Jack, son of Mrs. Ada Shackelford-Lewis of Lexington, Tenn., is now home after long and honorable service in the Navy.

James Robert, son of Mr. and Mrs. Charles R. Bachar, of Fort Morgan, Colorado., is now out of the service, after long and honorable service in the Navy, and is now a pre-med student at the University of Colorado.

Fletcher, son of Mr. and Mrs. Fletcher Wooten Harris, of Georgia, is a hero of this second world war. A hand grenade fell among his group, and knowing that perhaps many of them would be killed, he picked it up and threw it away, this saving the lives of his men, but he lost his own hand by doing so. That sort of courage is what makes America great. Fletcher Harris is a descendant of Captain Edmund Shackelford, soldier of the Revolution.

Congratulations boys, all of you - - welcome home, it is wonderful to have you home again.

We have two births to report this month, but of one of them we do not have the details.

A belated report is that little Ruth Marie, arrived a the home of Mr. and Mrs. John Z. Haney March 17, 1946, and will henceforth make her home with them.

May 24, 1946, a baby daughter arrived to make her home with Mr. and Mrs. Clyde Scott, of Lexington, Tenn. that is all that was reported to us of either one. As far as we know both mothers and babies were doing fine. Congratulations.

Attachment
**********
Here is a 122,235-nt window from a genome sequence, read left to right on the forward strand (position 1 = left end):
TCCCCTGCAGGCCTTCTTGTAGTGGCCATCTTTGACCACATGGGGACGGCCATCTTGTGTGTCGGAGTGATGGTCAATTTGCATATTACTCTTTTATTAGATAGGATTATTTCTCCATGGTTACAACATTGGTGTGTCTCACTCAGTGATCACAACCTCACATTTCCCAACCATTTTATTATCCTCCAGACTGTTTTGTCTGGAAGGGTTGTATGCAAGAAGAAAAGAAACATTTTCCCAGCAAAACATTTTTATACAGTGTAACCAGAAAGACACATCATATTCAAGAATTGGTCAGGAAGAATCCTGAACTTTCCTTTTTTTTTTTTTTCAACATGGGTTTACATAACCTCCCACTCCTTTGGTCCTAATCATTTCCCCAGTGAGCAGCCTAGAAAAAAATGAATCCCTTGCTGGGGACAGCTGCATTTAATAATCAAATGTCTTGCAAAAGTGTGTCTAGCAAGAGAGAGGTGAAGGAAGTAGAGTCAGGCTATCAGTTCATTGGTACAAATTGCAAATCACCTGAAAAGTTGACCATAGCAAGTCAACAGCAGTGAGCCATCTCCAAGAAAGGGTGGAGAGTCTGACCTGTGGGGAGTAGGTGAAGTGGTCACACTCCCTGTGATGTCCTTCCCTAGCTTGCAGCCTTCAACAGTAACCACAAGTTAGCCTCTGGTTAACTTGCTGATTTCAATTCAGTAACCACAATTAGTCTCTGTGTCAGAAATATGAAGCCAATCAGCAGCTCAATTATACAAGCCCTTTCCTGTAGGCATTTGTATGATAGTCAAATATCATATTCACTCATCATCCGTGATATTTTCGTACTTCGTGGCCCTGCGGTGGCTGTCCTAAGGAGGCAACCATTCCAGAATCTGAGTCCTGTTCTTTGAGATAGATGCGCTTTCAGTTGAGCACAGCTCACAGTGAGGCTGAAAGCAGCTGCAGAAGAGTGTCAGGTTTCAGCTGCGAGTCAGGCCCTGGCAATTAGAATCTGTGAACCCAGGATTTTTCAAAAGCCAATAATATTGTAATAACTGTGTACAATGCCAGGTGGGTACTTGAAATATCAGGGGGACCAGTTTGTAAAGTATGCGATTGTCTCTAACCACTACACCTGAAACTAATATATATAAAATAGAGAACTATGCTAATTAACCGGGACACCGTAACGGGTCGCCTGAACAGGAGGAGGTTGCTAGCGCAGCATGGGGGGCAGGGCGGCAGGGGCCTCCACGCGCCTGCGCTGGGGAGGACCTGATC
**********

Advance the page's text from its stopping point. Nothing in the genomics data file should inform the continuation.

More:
This month we have a wedding to report, also the Editor is now engaged in becoming acquainted with a brand new daughter-in-law. Melvin Wayne Jones, son of Thomas K. and Annie F. Jones of Lubbock, Texas slipped away and was quietly married the

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evening of May 23, 1946. The bride being Miss Edith Evelyn, the lovely daughter of Mr. and Mrs. Frank E. and Cora C. Faircloth-Hunter, of Lubbock Texas. They are now at home at 716 Ave. A., Lubbock, Texas in the home of the groom's parents until such a time as there is some relief in the acute housing shortage. Congratulations and best wishes for a long and happy life together.

It is also our sad duty to report one death this month. Little Patricia Ann, Baby daughter of Mr. and Mrs. Orvil Lafayette Lewis, and grand daughter of the late Mr. and Mrs. William Allen Sego, of Lexington, Tenn., arrived on this planet January 9, 1945, and passed to her eternal reward May 9, 1946. And to the bereaved parents we offer our profound sympathy, and admonish them to read Matthew 19:14.

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"Chief sport of The Big Four Nations these days seems to be - taking pot shots at the dove of peace."

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This month we have some questions from subscribers, as well as questions of our own. First: One Dudley Shackelford married Winnie Waterspoon or Witherspoon, in Culpepper Co., Va., 1784. They are known to have had the following children:

John-------------------(married Lucinda Yates)

James-----------------(married Catherine Beasey or Berry)

Zachariah or Uriah----(married Diadem Hillman)

Dudley, Jr.------------(married ??